- Hold a class discussion about what the students observed. Ask students the following questions. Record their answers on the flipchart.
- Why did the water go down the river bed?
- What happened to the sides of the river bed? Where did the sand go?
- How did the shape of the river change? What caused these changes?
- How did your predictions compare to your results.
- Help students to understand that water will move from higher elevations to lower elevations, due to gravity. In the activity, students tilted the stream bed with books or wood so that gravity could move the water. As the water moved, it transported sand from the stream banks and bottom to the end of the stream table. The process whereby water moves sediment from one location to another is called erosion. Much like their stream models, as a stream continues to flow, it carries more and more sediment away, changing the shape of the stream. In nature, the stream bed may consist of rock. The sediment in a stream collides with this rock, chipping it away and carrying the pieces downstream. Through this process, river beds can cut deeply into the rock below.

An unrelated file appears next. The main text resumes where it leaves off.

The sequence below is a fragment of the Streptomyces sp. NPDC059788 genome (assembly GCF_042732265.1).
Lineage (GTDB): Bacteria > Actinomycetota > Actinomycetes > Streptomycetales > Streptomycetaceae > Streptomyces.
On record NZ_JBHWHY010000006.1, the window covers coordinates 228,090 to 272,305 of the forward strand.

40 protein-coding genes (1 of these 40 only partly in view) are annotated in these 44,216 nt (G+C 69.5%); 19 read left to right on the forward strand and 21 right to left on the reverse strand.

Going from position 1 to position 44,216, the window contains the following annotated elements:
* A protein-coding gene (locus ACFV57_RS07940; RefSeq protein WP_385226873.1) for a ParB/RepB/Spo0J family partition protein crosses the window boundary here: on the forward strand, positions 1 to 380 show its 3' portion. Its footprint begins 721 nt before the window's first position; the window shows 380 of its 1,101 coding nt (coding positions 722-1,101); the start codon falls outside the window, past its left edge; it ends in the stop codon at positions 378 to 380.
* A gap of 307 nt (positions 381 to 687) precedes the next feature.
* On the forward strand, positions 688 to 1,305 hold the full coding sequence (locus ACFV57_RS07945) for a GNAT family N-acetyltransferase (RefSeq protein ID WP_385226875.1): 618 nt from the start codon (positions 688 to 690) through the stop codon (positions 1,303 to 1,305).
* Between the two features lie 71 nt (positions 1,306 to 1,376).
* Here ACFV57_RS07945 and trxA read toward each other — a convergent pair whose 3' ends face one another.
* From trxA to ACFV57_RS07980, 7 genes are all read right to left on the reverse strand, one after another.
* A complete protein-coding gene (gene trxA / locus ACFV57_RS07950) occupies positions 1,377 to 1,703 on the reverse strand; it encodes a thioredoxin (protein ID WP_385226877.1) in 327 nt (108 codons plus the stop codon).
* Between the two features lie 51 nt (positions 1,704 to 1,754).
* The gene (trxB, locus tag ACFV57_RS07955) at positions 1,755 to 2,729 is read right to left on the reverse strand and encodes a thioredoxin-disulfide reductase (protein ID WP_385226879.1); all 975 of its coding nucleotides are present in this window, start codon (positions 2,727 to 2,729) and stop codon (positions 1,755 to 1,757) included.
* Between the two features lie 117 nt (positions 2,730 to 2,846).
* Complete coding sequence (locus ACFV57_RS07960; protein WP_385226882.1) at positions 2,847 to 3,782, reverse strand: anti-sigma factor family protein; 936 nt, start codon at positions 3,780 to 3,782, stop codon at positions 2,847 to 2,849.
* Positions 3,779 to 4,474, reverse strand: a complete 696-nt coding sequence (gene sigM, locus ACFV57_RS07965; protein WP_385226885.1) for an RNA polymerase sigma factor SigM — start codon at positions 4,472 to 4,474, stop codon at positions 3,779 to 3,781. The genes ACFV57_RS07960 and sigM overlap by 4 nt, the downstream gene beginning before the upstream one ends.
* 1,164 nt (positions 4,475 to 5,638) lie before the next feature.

Set up for the activity
Show students the Images of Flowing Rivers pictures. Have students answer the following questions related to the pictures:
- Describe how the rivers are changing the land in each picture.
- What evidence would suggest that the land pictured was sculpted by a flowing stream or river?
Complete this investigation by asking your students the following:
- How does a river change the land?
Students should note that rivers or streams carry sediment from one location to another. They should also recognize that as a river flows and erodes sediment, the shape of the river will change.
The following passage provides more detailed information related to this investigation that you may choose to explain to your students.
Stream and River Erosion
Erosion always has been, and still is, a natural part of the rock cycle. Without erosion there would be no sediment and no sedimentary rock. Erosion involves the pickup of loose, unconsolidated soil and sediment, or it can involve erosion of solid bedrock.
Streams and rivers erode and transport sediment. They erode bedrock and/or sediment in some locations and deposit sediment in other areas. Moving water, in river and streams, is one of the principal agents in eroding bedrock and sediment and in shaping landforms. Without streams or rivers, there would be few valleys, because streams and rivers form most valleys. The landscape would wear down much more slowly through geologic time. Also, weathering products, such as sand and dirt, would not be carried away to the ocean, so soil thickness would increase in most areas.